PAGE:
At my practice, patients are already asking about the safety of H1N1 (Swine) flu vaccine – event though it’s not likely to be out for a month or two. Here’s what I am telling them.
Most patients say they are worried about one of three things:
I’ve blogged on the safety of thimerosal in the past.
However, not to worry, as both the seasonal and Swine flu vaccines will come in versions that don’t contain thimerosal.
These chemical additives can boost immune response … and thereby allow using lower doses to stretch the vaccine supply. However, the Swine flu vaccine will not contain adjuvants. But versions with adjuvants are being tested in case they are needed.
Guillain-Barre syndrome and death
The Swine flu vaccine from 30 years ago was linked to a small increased risk of Guillain-Barre. Prescriber’s Letter, written by a highly respected group of Doctors of Pharmacy says, “Tell patients that an increased risk is unlikely with the new Swine vaccine. The new one is manufactured just like seasonal flu vaccine … and is very different from the old swine flu vaccine.”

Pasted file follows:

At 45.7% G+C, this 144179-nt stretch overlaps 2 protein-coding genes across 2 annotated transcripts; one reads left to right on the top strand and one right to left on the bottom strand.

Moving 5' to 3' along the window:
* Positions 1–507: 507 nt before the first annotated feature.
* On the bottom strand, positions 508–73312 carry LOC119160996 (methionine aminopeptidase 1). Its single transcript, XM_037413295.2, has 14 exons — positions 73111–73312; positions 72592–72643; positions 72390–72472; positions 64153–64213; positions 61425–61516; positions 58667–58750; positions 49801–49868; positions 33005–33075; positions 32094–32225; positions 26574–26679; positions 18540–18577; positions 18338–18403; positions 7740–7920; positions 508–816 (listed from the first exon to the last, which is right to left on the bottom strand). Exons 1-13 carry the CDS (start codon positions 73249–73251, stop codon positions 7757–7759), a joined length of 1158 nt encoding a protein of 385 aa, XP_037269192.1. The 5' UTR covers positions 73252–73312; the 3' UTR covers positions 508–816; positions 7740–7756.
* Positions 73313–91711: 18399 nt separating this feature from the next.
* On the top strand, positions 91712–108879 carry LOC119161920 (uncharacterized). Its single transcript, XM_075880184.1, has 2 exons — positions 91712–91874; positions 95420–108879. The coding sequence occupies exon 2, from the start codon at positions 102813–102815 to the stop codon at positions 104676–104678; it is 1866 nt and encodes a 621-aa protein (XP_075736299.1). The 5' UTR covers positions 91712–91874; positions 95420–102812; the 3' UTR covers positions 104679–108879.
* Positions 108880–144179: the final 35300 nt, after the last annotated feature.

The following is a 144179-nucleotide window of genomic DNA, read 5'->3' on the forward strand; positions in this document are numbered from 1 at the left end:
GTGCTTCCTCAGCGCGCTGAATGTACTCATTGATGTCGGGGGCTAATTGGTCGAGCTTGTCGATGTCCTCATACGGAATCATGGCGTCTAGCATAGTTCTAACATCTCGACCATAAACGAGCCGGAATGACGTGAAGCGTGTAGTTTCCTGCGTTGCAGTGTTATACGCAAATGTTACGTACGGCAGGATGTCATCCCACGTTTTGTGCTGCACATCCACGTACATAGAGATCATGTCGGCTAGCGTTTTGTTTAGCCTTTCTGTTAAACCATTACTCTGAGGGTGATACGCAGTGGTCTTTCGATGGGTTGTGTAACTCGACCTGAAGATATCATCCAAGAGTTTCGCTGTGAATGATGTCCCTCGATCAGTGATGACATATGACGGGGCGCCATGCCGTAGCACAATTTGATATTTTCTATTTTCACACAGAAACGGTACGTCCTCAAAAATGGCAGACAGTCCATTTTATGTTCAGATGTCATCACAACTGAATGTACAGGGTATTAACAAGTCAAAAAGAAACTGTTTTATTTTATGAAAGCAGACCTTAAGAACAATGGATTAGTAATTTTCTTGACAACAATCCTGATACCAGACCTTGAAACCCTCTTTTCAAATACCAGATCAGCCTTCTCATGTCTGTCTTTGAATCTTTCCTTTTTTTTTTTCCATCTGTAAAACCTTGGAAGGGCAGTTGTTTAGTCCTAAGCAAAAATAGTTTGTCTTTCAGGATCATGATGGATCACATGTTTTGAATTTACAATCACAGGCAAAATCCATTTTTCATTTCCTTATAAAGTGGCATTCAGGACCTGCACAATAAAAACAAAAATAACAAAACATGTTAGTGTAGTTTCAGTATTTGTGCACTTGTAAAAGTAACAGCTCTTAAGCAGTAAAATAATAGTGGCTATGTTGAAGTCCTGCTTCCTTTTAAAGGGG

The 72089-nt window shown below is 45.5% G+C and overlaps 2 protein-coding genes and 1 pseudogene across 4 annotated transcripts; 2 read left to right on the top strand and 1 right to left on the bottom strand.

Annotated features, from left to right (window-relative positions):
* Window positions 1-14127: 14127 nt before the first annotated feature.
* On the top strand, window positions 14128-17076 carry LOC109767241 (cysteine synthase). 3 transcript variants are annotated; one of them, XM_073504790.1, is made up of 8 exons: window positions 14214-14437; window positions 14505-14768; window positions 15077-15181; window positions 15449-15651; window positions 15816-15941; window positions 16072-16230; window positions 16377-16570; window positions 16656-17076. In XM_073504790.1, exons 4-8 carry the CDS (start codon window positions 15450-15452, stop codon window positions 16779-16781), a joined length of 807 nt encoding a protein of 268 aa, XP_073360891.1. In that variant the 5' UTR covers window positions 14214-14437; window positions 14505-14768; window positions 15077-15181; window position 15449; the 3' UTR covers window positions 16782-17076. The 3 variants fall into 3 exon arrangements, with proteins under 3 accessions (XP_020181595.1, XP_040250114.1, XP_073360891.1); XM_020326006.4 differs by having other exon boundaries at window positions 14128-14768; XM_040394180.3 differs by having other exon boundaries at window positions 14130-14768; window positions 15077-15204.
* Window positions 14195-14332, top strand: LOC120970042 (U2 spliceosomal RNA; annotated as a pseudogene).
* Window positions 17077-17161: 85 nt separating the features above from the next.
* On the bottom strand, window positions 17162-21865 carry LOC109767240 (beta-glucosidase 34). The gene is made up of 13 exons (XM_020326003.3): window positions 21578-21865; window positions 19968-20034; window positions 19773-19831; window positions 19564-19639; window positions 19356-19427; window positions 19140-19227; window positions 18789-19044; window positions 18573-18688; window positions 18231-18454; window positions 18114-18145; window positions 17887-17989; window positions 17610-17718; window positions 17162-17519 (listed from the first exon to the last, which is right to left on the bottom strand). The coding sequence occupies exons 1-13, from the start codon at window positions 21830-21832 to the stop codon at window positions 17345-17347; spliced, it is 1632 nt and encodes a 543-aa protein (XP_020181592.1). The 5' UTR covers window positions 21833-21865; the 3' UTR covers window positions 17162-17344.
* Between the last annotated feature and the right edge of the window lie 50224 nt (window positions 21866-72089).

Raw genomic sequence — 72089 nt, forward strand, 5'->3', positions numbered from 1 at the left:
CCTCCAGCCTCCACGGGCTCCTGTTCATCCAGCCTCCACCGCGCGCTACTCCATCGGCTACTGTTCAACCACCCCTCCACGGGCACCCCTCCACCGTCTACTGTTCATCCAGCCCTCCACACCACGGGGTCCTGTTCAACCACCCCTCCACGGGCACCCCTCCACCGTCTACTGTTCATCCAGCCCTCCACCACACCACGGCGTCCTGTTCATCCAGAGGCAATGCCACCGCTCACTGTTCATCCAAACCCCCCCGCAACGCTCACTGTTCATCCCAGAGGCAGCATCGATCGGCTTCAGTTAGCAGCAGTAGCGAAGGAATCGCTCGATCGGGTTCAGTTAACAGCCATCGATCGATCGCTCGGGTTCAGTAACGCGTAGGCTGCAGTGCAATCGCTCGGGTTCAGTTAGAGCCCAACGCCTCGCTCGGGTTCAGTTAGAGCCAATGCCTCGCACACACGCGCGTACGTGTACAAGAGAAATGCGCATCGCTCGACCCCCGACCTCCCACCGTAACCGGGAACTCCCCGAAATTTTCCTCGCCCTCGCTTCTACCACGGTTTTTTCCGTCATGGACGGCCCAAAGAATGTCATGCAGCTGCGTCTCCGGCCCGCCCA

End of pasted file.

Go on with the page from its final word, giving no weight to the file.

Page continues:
Patients are also asking if the Swine flu vaccine will be available in a nasal mist. Indeed! MedImmune is producing a nasal Swine flu vaccine … similar to FluMist. Expect it to be an alternative to the injectable Swine flu vaccine for healthy people ages 2 to 49.
As to the seasonal flu vaccine. We will start giving it tomorrow (August 31, 2009) The CDC is recommending that doctors start giving the seasonal flu vaccine as soon as it’s available …to free up time to give the H1N1 vaccine later. The CDC says, “Reassure people that immunity will last the whole flu season … even if they are vaccinated in September.”
Also, the CDC says, “Tell people NOT to believe rumors that the seasonal vaccine helps protect against H1N1 flu. The strains are different.”
Here are other blogs in this series you might find useful: